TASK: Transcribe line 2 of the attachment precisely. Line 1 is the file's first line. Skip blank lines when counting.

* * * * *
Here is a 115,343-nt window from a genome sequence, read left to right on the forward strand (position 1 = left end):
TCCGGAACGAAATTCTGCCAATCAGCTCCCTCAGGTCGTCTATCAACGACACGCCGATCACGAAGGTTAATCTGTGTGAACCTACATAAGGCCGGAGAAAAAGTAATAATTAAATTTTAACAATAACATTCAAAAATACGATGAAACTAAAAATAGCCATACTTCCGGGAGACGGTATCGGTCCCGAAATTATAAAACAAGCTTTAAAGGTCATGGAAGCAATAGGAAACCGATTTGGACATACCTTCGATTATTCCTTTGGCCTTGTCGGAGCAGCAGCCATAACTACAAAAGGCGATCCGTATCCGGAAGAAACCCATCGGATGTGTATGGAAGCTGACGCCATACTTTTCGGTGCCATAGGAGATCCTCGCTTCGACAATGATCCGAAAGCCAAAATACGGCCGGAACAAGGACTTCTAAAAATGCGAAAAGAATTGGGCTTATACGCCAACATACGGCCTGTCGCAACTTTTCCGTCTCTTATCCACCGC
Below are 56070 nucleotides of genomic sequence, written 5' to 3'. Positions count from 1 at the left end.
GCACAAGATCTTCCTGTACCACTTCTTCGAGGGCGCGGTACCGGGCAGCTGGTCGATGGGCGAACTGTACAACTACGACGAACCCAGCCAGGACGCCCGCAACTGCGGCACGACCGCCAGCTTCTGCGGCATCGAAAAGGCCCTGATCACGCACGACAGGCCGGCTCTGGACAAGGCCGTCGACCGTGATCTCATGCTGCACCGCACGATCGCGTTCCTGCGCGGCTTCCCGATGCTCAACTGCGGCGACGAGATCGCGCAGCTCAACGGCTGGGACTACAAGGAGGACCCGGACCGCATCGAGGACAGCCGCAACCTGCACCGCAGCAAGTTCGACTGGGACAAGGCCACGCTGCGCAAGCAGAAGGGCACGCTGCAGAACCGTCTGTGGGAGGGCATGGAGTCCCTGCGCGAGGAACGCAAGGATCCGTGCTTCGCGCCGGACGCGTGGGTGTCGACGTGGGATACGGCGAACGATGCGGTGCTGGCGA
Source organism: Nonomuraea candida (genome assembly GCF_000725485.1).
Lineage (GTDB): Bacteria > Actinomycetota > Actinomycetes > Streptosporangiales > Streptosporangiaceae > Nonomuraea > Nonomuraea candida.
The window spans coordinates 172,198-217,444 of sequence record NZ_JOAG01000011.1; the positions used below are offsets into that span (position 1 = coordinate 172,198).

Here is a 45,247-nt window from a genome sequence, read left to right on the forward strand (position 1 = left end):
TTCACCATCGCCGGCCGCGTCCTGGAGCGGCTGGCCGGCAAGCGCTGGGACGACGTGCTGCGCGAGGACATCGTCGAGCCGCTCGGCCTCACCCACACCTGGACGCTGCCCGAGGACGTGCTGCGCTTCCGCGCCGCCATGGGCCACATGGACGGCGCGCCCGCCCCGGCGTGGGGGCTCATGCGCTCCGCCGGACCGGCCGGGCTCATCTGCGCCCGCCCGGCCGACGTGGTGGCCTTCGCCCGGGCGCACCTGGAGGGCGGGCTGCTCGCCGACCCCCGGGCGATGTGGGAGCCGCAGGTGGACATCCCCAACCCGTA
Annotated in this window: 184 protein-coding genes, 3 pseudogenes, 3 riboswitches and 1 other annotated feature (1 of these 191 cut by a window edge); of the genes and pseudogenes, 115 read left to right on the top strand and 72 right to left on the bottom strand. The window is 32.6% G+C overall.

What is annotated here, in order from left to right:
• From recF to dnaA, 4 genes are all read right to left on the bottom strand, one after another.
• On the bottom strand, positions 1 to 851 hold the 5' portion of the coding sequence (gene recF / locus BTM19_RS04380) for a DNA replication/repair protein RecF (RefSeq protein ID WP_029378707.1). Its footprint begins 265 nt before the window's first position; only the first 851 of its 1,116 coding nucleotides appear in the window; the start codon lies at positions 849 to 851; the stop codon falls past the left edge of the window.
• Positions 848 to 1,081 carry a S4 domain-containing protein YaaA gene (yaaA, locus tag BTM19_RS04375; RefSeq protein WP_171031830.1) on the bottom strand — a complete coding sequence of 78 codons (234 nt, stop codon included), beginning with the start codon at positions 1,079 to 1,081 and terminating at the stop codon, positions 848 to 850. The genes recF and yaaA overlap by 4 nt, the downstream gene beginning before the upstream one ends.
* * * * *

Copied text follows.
TCCGGAACGAAATTCTGCCAATCAGCTCCCTCAGGTCGTCTATCAACGACACGCCGATCACGAAGGTTAATCTGTGTGAACCTACATAAGGCCGGAGAAAAAGTAATAATTAAATTTTAACAATAACATTCAAAAATACGATGAAACTAAAAATAGCCATACTTCCGGGAGACGGTATCGGTCCCGAAATTATAAAACAAGCTTTAAAGGTCATGGAAGCAATAGGAAACCGATTTGGACATACCTTCGATTATTCCTTTGGCCTTGTCGGAGCAGCAGCCATAACTACAAAAGGCGATCCGTATCCGGAAGAAACCCATCGGATGTGTATGGAAGCTGACGCCATACTTTTCGGTGCCATAGGAGATCCTCGCTTCGACAATGATCCGAAAGCCAAAATACGGCCGGAACAAGGACTTCTAAAAATGCGAAAAGAATTGGGCTTATACGCCAACATACGGCCTGTCGCAACTTTTCCGTCTCTTATCCACCGC